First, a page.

Both appeared on a local college campus. Both spoke without notes or a TelePrompTer. Both came off better than expected. Neither of them said anything surprising or, in the end, worth remembering. One of them is going to be president. Oy vey.
Neither George W. Bush nor Al Gore is evil or stupid, just the lowest common denominator. As stated previously in this space, it's the battle of the fortunate sons: a president's son, Bush, the friendly frat brother who can be a bit of a brat, up against a senator's son, Gore, the well-intentioned overachiever whose ambition has outstripped his purpose. By the time both reached Missouri for supposedly Super Tuesday, they had honed their acts. Bush spoke last Wednesday at St. Louis University, a Catholic venue chosen in part to counteract the grief he got for speaking at anti-Catholic, anti-interracial-dating Bob Jones University in South Carolina. Gore spent Monday night speaking to a similar-sized crowd -- less than 1,000 -- at the University of Missouri-St. Louis.
Both crowds were tame and clearly made up of boosters: no hecklers, no tough questions. The one good thing that can be said about the UM-St. Louis gathering was that it was a more diverse, interesting crowd -- though, in a markedly nonegalitarian tactic, the crowd was divided into elected officials and VIPs in the bleachers behind Gore; the privileged, holding red tickets, standing on the gym floor in front of the podium; the not-so-privileged, holding blue tickets, in the bleachers nearby; and the truly disadvantaged, with white tickets, in bleachers partly obscured by a curtain. (Parenthetical aside: The Rev. Cleo Willis, who was hanging around the fringes of the red tickets, said he just got back from Decatur, Ill., where the good news was the Rainbow Coalition is providing him a lawyer to help with his bust during Jesse Jackson's protest of the expulsion of the fighting high-school students. Willis did not attend the Bush pep rally.)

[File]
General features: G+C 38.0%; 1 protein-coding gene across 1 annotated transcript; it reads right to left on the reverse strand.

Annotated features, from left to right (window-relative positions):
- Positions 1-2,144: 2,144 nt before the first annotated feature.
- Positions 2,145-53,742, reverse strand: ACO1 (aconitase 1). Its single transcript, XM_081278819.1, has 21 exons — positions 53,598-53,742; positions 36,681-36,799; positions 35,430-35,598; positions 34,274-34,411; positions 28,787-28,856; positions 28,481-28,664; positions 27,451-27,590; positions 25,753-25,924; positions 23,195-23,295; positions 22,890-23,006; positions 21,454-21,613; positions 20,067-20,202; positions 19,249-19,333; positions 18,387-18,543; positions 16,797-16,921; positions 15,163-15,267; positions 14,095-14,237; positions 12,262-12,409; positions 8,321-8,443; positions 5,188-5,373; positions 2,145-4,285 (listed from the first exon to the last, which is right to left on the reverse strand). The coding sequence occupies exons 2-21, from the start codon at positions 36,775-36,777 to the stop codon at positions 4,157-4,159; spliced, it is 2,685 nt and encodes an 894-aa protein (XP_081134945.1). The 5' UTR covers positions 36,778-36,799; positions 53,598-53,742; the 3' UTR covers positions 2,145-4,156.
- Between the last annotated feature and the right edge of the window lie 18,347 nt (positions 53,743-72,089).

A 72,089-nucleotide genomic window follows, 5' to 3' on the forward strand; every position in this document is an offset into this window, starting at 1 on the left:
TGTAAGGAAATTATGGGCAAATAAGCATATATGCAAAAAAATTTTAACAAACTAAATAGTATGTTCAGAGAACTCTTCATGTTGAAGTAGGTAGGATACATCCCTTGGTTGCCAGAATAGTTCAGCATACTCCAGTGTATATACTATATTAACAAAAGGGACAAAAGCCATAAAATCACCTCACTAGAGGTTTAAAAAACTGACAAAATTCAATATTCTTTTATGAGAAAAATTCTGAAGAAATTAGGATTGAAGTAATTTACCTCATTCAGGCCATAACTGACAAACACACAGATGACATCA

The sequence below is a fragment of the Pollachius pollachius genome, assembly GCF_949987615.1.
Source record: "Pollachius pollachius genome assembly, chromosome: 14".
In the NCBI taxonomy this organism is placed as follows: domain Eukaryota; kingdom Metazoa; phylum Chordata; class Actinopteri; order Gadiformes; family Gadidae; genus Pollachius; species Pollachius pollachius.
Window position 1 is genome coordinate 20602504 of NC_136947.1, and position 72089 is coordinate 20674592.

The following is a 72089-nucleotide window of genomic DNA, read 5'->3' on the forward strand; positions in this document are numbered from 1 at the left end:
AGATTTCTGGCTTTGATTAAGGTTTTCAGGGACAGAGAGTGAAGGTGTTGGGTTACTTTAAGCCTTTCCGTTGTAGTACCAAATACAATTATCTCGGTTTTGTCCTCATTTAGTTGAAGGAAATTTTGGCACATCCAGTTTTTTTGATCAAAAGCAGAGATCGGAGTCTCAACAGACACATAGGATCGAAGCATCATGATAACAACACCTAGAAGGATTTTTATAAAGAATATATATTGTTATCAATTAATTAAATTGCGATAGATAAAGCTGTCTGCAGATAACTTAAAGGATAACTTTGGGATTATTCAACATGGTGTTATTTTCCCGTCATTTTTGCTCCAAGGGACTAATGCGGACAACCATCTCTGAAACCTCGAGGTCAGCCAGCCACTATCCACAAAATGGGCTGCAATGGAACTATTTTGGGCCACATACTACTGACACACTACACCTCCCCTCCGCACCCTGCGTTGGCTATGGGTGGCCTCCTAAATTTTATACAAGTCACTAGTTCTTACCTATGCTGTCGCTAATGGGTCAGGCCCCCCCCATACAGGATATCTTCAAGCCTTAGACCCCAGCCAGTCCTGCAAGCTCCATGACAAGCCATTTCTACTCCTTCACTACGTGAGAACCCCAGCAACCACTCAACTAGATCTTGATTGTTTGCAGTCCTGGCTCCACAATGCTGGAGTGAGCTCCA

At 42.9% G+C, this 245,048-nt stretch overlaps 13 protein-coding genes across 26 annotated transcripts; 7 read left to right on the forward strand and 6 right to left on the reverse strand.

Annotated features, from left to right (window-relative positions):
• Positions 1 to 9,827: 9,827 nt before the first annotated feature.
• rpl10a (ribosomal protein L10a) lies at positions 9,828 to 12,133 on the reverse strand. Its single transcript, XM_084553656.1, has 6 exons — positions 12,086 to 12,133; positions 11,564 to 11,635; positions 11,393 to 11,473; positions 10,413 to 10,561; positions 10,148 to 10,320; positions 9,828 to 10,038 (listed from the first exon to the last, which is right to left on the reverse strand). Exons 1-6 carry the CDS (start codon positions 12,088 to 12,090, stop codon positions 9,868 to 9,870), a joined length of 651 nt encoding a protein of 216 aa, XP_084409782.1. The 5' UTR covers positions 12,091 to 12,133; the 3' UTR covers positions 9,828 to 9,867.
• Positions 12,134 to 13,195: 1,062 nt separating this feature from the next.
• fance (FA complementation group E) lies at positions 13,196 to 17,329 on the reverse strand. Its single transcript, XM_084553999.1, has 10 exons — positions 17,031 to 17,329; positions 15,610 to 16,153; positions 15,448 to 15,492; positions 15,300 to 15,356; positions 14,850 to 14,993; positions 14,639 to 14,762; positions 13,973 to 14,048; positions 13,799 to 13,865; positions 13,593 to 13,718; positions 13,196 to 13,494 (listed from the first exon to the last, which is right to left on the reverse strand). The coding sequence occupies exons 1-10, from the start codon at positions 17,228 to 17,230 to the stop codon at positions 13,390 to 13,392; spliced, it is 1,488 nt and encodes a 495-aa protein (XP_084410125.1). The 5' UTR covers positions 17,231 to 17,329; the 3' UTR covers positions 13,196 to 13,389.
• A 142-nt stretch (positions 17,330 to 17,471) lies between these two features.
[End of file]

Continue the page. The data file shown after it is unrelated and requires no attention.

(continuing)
What can be said about Gore? The Gore at UM-St. Louis appeared to be a body double for the Gore of old -- that, or someone had dropped some meth-laced Prozac into his barbecue. Gore seemed so happy, so peppy, so unlike Gore. If he once had a board lodged somewhere in his anatomy, it must have been surgically removed. First thing he did onstage was take off his sportcoat, revealing an olive polo shirt and pants. He talked about prosperity. Clearly the drum he planned to beat was the economy, promising bigger chickens for bigger pots.
At SLU, Bush was a bit more formal, keeping his tie tight and his suitcoat buttoned, but he has this habit of waving his arms outward from his side, palms facing the crowd as he speaks and bending his knees a bit as if strutting in place. He was glib and affable, and why shouldn't he be? He's rich, he's running for president and he's raised an eye-popping $70 million to fuel his run for the White House. His strategy? At SLU, he never mentioned Sen. John McCain by name, mostly passing him over. When Bush spoke of the presidency, it was in terms of the "fundamental question," which, he said, is whether or not he "would bring honor and dignity to the office." He said he would. He never mentioned Monica, or Bill, by name -- didn't have to.